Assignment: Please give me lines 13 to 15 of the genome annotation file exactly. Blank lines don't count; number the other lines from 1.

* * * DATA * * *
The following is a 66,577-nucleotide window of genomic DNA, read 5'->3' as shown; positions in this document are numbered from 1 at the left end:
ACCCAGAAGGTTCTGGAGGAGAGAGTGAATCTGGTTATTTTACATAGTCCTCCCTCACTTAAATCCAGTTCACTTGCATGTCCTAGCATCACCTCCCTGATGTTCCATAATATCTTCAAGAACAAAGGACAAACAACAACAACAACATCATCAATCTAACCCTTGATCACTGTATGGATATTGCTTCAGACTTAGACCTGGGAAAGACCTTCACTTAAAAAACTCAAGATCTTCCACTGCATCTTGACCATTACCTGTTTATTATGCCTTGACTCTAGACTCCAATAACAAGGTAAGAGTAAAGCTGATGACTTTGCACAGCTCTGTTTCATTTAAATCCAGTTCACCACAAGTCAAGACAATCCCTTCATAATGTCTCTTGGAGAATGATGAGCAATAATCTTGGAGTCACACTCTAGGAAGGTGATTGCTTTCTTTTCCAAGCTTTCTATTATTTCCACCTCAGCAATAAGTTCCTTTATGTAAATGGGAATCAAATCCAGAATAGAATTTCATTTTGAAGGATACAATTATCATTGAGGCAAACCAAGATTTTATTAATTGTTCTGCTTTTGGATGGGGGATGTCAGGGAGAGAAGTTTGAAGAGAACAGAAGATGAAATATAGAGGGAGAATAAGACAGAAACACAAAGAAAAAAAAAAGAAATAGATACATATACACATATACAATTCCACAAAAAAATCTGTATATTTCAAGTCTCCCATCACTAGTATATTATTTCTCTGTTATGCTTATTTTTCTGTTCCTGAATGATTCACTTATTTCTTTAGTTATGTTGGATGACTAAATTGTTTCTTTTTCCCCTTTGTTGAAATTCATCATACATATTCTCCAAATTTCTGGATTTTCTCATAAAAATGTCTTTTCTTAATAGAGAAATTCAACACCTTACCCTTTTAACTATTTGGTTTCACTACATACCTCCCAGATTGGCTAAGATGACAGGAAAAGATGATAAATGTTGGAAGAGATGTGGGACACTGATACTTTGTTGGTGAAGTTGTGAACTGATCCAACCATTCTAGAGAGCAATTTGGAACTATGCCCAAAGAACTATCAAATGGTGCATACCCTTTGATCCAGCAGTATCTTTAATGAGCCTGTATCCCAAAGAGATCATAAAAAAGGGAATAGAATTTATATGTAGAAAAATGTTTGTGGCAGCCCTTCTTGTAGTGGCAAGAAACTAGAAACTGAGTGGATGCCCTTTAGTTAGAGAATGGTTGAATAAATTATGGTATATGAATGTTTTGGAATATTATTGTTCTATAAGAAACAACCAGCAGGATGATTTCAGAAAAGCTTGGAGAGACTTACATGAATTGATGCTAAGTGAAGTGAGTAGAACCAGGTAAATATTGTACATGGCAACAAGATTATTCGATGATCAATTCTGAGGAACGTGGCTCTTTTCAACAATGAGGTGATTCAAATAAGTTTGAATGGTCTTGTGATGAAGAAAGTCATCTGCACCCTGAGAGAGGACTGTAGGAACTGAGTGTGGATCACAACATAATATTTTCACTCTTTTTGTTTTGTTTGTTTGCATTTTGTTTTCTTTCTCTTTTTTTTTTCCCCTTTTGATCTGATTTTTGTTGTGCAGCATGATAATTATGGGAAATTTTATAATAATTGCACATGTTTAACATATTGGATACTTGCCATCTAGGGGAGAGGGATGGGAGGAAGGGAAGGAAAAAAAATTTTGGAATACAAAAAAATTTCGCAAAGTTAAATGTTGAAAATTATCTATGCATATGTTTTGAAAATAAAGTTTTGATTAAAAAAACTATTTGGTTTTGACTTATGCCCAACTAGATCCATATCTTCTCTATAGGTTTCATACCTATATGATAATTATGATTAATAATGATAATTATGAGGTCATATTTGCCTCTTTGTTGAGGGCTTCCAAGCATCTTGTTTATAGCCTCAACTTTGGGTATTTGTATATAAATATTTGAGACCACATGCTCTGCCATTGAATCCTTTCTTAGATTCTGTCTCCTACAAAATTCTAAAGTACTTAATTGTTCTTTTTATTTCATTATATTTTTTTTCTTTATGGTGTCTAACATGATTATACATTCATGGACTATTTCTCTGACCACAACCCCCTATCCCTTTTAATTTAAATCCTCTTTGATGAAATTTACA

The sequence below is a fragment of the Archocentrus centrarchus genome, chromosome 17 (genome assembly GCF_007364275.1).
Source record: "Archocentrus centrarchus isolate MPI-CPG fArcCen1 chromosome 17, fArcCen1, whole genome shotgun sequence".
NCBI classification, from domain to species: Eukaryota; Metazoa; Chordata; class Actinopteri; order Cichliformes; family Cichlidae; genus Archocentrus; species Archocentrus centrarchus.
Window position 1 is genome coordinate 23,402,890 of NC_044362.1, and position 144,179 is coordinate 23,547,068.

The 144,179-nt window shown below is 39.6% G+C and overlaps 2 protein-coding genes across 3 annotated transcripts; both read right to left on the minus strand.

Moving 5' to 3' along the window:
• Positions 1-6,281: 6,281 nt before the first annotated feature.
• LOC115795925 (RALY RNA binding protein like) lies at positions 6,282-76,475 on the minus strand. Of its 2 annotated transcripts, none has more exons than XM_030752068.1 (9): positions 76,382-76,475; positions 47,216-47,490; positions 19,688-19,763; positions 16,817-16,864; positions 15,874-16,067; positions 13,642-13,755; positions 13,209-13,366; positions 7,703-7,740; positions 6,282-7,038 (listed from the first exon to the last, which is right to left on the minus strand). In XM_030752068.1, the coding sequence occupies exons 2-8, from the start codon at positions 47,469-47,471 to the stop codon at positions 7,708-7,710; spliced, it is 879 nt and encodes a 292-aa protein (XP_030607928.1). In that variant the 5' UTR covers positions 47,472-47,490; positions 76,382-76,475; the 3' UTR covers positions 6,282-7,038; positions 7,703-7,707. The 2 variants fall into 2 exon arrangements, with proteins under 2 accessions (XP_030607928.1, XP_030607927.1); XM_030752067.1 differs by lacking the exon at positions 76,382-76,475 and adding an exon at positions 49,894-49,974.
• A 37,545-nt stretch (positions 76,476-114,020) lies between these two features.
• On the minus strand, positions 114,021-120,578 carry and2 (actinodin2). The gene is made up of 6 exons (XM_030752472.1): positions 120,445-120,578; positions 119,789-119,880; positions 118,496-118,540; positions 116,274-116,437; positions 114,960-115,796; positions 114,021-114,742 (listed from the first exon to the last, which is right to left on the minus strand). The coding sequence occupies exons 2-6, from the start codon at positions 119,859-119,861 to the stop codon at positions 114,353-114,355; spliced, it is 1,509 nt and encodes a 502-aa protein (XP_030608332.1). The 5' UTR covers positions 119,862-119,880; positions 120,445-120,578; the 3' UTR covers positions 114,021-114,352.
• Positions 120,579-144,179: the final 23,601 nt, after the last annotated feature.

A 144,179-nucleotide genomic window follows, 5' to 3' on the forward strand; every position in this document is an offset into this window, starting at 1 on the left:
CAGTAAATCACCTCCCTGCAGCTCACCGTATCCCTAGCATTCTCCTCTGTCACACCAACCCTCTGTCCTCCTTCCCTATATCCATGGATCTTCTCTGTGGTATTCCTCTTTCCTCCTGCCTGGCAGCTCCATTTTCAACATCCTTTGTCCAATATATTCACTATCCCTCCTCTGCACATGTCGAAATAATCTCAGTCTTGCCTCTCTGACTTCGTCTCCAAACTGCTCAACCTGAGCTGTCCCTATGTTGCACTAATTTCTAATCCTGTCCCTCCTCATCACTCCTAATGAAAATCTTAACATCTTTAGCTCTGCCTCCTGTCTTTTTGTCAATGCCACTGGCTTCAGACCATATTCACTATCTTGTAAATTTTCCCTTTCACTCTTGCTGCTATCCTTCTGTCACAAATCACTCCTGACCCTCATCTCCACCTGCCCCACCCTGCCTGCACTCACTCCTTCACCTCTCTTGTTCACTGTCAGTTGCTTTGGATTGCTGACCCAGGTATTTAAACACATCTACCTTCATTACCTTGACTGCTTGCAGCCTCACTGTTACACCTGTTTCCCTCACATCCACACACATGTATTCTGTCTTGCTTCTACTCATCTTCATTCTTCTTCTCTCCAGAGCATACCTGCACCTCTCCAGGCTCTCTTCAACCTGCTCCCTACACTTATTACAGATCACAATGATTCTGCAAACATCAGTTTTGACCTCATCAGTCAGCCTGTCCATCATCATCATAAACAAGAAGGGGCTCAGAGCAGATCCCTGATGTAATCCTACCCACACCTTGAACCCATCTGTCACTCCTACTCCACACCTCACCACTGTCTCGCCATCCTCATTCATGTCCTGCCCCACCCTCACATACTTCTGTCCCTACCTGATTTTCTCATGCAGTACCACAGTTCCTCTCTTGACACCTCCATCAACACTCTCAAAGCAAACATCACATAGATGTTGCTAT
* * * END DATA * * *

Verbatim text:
• Positions 120,579-144,179: the final 23,601 nt, after the last annotated feature.

A 144,179-nucleotide genomic window follows, 5' to 3' on the forward strand; every position in this document is an offset into this window, starting at 1 on the left:
CAGTAAATCACCTCCCTGCAGCTCACCGTATCCCTAGCATTCTCCTCTGTCACACCAACCCTCTGTCCTCCTTCCCTATATCCATGGATCTTCTCTGTGGTATTCCTCTTTCCTCCTGCCTGGCAGCTCCATTTTCAACATCCTTTGTCCAATATATTCACTATCCCTCCTCTGCACATGTCGAAATAATCTCAGTCTTGCCTCTCTGACTTCGTCTCCAAACTGCTCAACCTGAGCTGTCCCTATGTTGCACTAATTTCTAATCCTGTCCCTCCTCATCACTCCTAATGAAAATCTTAACATCTTTAGCTCTGCCTCCTGTCTTTTTGTCAATGCCACTGGCTTCAGACCATATTCACTATCTTGTAAATTTTCCCTTTCACTCTTGCTGCTATCCTTCTGTCACAAATCACTCCTGACCCTCATCTCCACCTGCCCCACCCTGCCTGCACTCACTCCTTCACCTCTCTTGTTCACTGTCAGTTGCTTTGGATTGCTGACCCAGGTATTTAAACACATCTACCTTCATTACCTTGACTGCTTGCAGCCTCACTGTTACACCTGTTTCCCTCACATCCACACACATGTATTCTGTCTTGCTTCTACTCATCTTCATTCTTCTTCTCTCCAGAGCATACCTGCACCTCTCCAGGCTCTCTTCAACCTGCTCCCTACACTTATTACAGATCACAATGATTCTGCAAACATCAGTTTTGACCTCATCAGTCAGCCTGTCCATCATCATCATAAACAAGAAGGGGCTCAGAGCAGATCCCTGATGTAATCCTACCCACACCTTGAACCCATCTGTCACTCCTACTCCACACCTCACCACTGTCTCGCCATCCTCATTCATGTCCTGCCCCACCCTCACATACTTCTGTCCCTACCTGATTTTCTCATGCAGTACCACAGTTCCTCTCTTGACACCTCCATCAACACTCTCAAAGCAAACATCACATAGATGTTGCTAT